“Our goal with the Innovation Center at Ohio University is to help startup companies break down the barriers that would impede their launch and growth.
The Center started in 1983. The University’s president at the time and another leader realized they needed to leverage the resources we have here to benefit the regional economy. They came up with a model that was really ahead of what was happening at the time–it was only the 12th university-based incubator to open in the country.
Since then, we’ve stayed true to that mission. The building that houses the Innovation Center opened in 2003: we have 36,000 square feet, we have 10 biotechnology labs, about 30 offices, and five conference rooms. We also have client community spaces, like a kitchen and lounge area.
While the Innovation Center is a building, we also provide wraparound services, things like executive coaching, connections to investors, business development, and technical assistance.
We have an executive coach on site, walking entrepreneurs through their value proposition, sales pitch, how to build a website, and how to get their financials in order.
We also have what we call anchor tenants. Those are groups that help us to assist our startup clients. The Athens Area Chamber of Commerce is in our building, along with the Athens County Economic Development Council, and our area Workforce Development Board. They can all provide connections and resources for our clients, anything from tax incentives to grants and loans for employee training.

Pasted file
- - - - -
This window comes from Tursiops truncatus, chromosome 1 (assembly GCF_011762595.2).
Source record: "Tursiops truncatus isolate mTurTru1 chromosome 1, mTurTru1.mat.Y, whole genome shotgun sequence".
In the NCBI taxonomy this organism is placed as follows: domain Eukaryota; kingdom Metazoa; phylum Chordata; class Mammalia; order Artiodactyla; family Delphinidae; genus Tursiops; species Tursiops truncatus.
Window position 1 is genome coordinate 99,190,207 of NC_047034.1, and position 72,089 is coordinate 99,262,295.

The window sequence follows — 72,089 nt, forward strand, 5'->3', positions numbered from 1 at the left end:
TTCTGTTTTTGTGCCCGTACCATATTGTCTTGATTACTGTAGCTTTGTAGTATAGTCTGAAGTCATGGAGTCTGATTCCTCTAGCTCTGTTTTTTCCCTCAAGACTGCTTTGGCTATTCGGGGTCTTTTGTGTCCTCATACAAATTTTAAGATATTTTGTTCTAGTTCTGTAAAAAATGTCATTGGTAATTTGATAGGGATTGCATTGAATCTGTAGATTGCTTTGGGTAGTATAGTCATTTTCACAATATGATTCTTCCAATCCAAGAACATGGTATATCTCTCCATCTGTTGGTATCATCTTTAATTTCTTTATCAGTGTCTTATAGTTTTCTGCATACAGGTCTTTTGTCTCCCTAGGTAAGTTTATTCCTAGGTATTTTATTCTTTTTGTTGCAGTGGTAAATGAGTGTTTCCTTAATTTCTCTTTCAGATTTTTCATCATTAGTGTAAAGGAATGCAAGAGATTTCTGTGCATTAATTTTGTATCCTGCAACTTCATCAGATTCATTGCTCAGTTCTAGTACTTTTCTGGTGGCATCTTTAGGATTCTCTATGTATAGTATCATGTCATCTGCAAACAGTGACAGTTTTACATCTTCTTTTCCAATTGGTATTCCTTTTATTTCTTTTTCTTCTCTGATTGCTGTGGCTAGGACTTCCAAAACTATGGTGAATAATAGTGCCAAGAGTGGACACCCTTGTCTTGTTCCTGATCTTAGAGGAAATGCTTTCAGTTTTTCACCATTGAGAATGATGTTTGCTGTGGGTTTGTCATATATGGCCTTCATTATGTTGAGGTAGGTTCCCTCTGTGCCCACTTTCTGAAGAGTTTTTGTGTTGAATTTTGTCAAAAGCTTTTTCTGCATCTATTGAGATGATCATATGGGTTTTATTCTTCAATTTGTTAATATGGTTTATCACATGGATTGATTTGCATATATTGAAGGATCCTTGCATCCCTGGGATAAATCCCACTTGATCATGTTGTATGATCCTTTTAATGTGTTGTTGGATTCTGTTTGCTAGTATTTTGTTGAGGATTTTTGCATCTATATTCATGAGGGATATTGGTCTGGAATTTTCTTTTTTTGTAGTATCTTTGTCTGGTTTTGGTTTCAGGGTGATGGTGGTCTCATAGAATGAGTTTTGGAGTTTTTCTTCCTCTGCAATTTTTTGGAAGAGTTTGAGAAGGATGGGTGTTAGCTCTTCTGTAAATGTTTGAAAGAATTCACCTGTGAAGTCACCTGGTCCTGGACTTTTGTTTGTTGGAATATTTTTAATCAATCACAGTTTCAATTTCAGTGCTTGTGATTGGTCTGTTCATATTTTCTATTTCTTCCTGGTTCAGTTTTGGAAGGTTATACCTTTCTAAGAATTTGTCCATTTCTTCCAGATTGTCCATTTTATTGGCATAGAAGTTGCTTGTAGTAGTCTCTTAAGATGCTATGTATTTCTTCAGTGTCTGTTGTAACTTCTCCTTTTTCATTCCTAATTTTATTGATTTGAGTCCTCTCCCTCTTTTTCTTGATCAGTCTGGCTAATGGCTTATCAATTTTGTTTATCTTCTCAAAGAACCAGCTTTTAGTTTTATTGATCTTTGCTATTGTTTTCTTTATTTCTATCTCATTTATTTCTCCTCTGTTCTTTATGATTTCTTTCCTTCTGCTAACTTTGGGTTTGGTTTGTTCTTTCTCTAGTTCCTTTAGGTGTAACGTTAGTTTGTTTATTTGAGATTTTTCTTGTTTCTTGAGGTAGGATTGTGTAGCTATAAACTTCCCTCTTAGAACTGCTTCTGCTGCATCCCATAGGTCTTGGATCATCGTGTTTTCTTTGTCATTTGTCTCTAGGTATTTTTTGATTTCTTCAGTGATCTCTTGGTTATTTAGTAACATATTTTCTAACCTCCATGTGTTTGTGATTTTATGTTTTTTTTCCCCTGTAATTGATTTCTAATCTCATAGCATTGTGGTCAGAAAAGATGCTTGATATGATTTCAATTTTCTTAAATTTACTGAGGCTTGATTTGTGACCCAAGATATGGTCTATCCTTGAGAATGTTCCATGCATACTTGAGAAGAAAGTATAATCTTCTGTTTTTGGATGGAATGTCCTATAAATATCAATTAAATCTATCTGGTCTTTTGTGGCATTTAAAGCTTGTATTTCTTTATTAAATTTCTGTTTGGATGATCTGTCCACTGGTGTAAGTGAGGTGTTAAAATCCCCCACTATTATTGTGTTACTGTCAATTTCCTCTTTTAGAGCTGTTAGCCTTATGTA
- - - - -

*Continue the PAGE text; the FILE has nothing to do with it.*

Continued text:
We also have the Business Assistance Center, and they’re able to help companies get woman-owned certification and access all sorts of different state and government resources that enable businesses to grow. They are a good partner and have great resources for clients as well.”
“The Innovation Center has had a lot of successful graduate companies. The biggest winners have been in the biotech space. A few years ago, we did some market research and recognized that there was a lack of biotech spaces not just across the state, but across the Midwest in general. There are two main hotbeds – Boston and San Francisco – that have most of the biotechs. We had been getting a lot of inquiries for lab space and saw an opportunity.
A company formerly known as Diagnostic Hybrids, which was acquired by Quidel, makes testing kits for things like flu and herpes, and they were one of the first companies to receive FDA approval for a COVID-19 test.
We’re looking to replicate success stories like that by offering lab space. We have about a million dollars of biotech equipment, all of which our clients can access. If you’re a founder with a great idea for drug development but have to go out and get all that equipment on your own before even getting to market, you probably wouldn’t launch. By providing that equipment, we can help them succeed.
The university has a great research facility called Edison Biotech Institute. They have some ideas spun out of there that could be commercialized. There is also a great opportunity for our companies to partner and collaborate with researchers, as well.